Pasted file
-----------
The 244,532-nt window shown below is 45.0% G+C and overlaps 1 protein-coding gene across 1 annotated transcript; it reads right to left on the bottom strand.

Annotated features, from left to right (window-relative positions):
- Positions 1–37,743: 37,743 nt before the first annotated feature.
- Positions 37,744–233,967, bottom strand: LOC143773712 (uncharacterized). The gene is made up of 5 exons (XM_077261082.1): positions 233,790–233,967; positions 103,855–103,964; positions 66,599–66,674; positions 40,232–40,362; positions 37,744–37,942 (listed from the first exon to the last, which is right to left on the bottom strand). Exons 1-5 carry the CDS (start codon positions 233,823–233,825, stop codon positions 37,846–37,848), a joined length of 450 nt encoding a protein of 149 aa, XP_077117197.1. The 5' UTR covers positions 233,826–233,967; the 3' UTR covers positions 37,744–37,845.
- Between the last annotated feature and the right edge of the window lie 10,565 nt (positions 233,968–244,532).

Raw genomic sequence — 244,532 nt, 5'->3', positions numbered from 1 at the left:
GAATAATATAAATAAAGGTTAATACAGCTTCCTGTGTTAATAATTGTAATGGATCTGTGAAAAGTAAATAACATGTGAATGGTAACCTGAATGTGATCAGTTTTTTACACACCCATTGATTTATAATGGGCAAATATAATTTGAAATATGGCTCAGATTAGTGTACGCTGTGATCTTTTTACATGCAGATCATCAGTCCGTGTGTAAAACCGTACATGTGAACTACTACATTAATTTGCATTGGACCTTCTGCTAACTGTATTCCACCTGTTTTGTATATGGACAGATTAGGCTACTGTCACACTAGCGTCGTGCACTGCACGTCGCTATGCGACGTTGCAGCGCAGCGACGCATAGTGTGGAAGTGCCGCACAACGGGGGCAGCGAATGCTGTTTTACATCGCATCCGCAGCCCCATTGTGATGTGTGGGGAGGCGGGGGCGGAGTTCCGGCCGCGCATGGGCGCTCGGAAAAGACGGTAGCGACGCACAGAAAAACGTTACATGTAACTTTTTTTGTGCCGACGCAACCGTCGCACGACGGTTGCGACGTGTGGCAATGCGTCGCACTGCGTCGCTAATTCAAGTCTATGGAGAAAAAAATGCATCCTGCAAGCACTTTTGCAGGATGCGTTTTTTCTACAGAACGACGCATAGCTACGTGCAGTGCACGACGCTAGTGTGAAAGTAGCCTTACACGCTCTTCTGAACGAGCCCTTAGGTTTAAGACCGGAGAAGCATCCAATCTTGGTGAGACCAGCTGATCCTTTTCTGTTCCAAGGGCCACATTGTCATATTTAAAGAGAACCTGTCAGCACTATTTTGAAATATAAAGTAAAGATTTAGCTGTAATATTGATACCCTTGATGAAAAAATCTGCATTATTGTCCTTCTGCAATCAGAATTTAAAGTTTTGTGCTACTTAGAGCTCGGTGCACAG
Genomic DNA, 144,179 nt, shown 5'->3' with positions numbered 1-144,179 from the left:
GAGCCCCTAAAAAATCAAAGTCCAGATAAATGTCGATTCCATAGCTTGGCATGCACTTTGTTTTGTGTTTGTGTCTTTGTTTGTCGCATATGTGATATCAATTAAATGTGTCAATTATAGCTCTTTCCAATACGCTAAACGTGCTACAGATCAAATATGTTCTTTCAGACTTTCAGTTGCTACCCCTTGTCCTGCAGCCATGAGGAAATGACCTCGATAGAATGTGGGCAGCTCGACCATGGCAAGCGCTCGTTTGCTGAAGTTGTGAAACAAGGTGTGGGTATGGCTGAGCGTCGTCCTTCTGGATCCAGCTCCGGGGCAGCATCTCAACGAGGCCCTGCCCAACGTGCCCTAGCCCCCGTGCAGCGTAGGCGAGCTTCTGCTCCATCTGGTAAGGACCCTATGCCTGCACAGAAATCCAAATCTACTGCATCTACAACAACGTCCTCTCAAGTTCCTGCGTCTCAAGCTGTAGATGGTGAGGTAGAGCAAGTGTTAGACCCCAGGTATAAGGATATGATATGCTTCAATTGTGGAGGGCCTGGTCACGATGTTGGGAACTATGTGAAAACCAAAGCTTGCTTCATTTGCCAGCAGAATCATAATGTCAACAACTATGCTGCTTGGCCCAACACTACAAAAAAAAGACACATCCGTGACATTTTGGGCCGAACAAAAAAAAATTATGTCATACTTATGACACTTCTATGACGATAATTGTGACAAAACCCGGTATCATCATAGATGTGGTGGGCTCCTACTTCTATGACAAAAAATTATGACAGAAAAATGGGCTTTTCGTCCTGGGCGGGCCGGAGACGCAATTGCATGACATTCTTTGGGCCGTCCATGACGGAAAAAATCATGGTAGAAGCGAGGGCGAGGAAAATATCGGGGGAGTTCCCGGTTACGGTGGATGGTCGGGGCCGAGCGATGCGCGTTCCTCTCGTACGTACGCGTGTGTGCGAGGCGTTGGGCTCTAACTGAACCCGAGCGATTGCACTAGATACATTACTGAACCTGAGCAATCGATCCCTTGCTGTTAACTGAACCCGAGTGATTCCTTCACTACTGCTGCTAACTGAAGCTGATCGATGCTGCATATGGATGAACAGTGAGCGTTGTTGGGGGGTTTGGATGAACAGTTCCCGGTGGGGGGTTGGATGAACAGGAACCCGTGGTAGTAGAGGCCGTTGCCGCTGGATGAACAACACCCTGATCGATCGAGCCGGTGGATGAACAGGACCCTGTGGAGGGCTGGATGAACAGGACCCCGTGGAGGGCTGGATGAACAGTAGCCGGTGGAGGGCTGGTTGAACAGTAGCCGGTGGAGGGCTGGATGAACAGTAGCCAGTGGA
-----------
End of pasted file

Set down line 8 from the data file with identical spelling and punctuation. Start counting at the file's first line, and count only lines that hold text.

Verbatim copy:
Genomic DNA, 144,179 nt, shown 5'->3' with positions numbered 1-144,179 from the left: